Smith states that the division of labor significantly improves the productive power in manufacture through three ways: the increased dexterity of workman by repetition, the reduced time brought by the quick transition between workers, and the efficiency brought by the machines. These workers, who perform repetitive and tedious work in order to make accommodations, are only a small part of labor in the industry world. A large quantity and variety of labor is needed in every chain of the manufacturing industry, from collecting the raw material to transporting goods from one place to another. As the industry thrives, more jobs are provided and the economics improves. Therefore it seems that a large supply of labor is good for a country to flourish industrially. In Thomas Malthus’ “Essay on Population,” however, oversize population, which means the people residing on the land exceed the land’s ability to feed them, eventually results in oversupply in the labor market, and the poor will have to live a harder life because the price of labor decrease. “The labourer therefore must work harder to earn the same as he did before,” as Malthus clearly stated in the essay. When putting the two essays together, a question is raised: if the labor lives a worse life while the economy is thriving, who lives a better life? Obviously, the employer.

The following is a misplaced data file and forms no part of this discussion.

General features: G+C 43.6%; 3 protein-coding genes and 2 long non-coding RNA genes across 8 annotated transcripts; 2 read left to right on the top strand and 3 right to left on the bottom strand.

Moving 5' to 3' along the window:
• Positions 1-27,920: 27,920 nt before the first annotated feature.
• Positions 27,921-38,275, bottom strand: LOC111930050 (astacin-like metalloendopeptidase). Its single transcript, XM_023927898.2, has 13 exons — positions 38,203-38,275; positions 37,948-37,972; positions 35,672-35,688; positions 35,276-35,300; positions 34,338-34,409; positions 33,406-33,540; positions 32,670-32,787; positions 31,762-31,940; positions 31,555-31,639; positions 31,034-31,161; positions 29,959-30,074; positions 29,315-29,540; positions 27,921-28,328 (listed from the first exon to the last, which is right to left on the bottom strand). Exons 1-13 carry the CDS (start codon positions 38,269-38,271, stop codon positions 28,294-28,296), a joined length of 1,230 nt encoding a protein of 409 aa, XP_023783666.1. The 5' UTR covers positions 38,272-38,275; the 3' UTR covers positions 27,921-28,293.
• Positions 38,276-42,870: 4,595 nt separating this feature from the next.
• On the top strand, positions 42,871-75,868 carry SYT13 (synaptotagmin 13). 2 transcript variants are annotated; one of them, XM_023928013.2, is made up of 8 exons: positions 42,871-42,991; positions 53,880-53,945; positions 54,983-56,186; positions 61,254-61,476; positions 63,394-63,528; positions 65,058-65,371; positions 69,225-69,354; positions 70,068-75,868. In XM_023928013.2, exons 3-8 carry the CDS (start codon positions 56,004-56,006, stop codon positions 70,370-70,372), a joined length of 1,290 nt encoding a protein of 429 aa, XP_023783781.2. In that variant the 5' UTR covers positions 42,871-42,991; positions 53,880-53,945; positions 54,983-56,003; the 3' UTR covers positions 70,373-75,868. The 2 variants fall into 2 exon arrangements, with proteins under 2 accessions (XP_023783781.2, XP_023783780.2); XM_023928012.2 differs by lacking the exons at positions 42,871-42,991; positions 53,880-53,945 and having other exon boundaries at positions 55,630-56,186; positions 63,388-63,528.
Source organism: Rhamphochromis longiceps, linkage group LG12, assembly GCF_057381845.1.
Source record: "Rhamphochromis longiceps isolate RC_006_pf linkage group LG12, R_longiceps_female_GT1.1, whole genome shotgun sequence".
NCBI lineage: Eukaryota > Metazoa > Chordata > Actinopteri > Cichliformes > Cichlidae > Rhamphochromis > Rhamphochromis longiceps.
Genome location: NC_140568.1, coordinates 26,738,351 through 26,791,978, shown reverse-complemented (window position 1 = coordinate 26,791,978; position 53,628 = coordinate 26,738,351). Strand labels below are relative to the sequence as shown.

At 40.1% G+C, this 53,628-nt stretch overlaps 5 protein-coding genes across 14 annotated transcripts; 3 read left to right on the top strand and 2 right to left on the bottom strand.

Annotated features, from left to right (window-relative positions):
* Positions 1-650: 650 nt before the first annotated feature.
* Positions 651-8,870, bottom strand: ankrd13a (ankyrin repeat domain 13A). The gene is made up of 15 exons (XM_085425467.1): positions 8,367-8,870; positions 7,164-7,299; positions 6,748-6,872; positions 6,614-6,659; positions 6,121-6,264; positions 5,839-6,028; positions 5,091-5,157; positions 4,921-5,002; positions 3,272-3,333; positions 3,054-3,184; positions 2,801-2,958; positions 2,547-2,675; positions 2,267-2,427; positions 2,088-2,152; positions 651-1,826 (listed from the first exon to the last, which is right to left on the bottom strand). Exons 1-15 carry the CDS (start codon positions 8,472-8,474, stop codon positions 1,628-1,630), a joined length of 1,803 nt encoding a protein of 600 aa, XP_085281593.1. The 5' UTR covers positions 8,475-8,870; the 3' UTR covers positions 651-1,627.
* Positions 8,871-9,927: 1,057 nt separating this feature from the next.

Is Adam Smith intentionally deviating from the fact that employers are exploiting the labors? He discusses the great efficiency and employment brought by the industrialization, and the peasants actually live a better life than before, in contrast to what Malthus has argued, because, “perhaps, that the accommodation of an European prince does not always so much exceed that of an industrious and frugal peasant, as the accommodation of the latter exceeds that of many an African king, the absolute master of the lives and liberties of ten thousand naked savages.”